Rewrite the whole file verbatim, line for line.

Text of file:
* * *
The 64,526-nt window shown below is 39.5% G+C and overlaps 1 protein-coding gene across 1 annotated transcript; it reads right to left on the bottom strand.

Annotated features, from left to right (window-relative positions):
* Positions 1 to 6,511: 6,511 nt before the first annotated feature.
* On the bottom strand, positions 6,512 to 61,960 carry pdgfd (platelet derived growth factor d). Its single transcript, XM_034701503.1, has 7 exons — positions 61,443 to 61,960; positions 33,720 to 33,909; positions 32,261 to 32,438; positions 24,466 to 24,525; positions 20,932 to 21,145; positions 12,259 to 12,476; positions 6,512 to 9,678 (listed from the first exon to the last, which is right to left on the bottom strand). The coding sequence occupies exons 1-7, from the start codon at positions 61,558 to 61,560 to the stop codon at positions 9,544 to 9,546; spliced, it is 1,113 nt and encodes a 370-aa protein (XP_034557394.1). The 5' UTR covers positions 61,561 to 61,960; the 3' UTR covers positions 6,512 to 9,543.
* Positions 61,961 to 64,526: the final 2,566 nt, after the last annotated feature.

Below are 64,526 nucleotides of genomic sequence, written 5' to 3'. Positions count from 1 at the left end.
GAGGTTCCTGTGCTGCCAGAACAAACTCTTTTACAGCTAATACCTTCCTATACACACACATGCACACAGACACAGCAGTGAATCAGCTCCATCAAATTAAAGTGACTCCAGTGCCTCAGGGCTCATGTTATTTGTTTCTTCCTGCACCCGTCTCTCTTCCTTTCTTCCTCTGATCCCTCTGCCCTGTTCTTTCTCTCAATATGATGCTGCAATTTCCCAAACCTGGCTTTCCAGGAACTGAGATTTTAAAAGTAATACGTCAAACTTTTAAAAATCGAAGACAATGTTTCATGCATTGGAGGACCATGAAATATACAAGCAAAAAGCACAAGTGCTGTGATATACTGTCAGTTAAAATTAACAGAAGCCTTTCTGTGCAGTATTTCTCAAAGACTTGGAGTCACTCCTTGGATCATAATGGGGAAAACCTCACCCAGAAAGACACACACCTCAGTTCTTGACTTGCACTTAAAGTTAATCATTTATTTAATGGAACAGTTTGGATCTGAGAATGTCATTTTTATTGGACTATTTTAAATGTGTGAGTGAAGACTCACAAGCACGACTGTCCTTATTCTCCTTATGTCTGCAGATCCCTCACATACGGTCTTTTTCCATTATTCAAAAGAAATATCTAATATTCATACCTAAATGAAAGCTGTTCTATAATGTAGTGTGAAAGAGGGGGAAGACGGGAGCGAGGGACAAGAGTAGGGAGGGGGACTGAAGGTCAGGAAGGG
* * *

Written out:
The 64,526-nt window shown below is 39.5% G+C and overlaps 1 protein-coding gene across 1 annotated transcript; it reads right to left on the bottom strand.

Annotated features, from left to right (window-relative positions):
* Positions 1 to 6,511: 6,511 nt before the first annotated feature.
* On the bottom strand, positions 6,512 to 61,960 carry pdgfd (platelet derived growth factor d). Its single transcript, XM_034701503.1, has 7 exons — positions 61,443 to 61,960; positions 33,720 to 33,909; positions 32,261 to 32,438; positions 24,466 to 24,525; positions 20,932 to 21,145; positions 12,259 to 12,476; positions 6,512 to 9,678 (listed from the first exon to the last, which is right to left on the bottom strand). The coding sequence occupies exons 1-7, from the start codon at positions 61,558 to 61,560 to the stop codon at positions 9,544 to 9,546; spliced, it is 1,113 nt and encodes a 370-aa protein (XP_034557394.1). The 5' UTR covers positions 61,561 to 61,960; the 3' UTR covers positions 6,512 to 9,543.
* Positions 61,961 to 64,526: the final 2,566 nt, after the last annotated feature.

Below are 64,526 nucleotides of genomic sequence, written 5' to 3'. Positions count from 1 at the left end.
GAGGTTCCTGTGCTGCCAGAACAAACTCTTTTACAGCTAATACCTTCCTATACACACACATGCACACAGACACAGCAGTGAATCAGCTCCATCAAATTAAAGTGACTCCAGTGCCTCAGGGCTCATGTTATTTGTTTCTTCCTGCACCCGTCTCTCTTCCTTTCTTCCTCTGATCCCTCTGCCCTGTTCTTTCTCTCAATATGATGCTGCAATTTCCCAAACCTGGCTTTCCAGGAACTGAGATTTTAAAAGTAATACGTCAAACTTTTAAAAATCGAAGACAATGTTTCATGCATTGGAGGACCATGAAATATACAAGCAAAAAGCACAAGTGCTGTGATATACTGTCAGTTAAAATTAACAGAAGCCTTTCTGTGCAGTATTTCTCAAAGACTTGGAGTCACTCCTTGGATCATAATGGGGAAAACCTCACCCAGAAAGACACACACCTCAGTTCTTGACTTGCACTTAAAGTTAATCATTTATTTAATGGAACAGTTTGGATCTGAGAATGTCATTTTTATTGGACTATTTTAAATGTGTGAGTGAAGACTCACAAGCACGACTGTCCTTATTCTCCTTATGTCTGCAGATCCCTCACATACGGTCTTTTTCCATTATTCAAAAGAAATATCTAATATTCATACCTAAATGAAAGCTGTTCTATAATGTAGTGTGAAAGAGGGGGAAGACGGGAGCGAGGGACAAGAGTAGGGAGGGGGACTGAAGGTCAGGAAGGG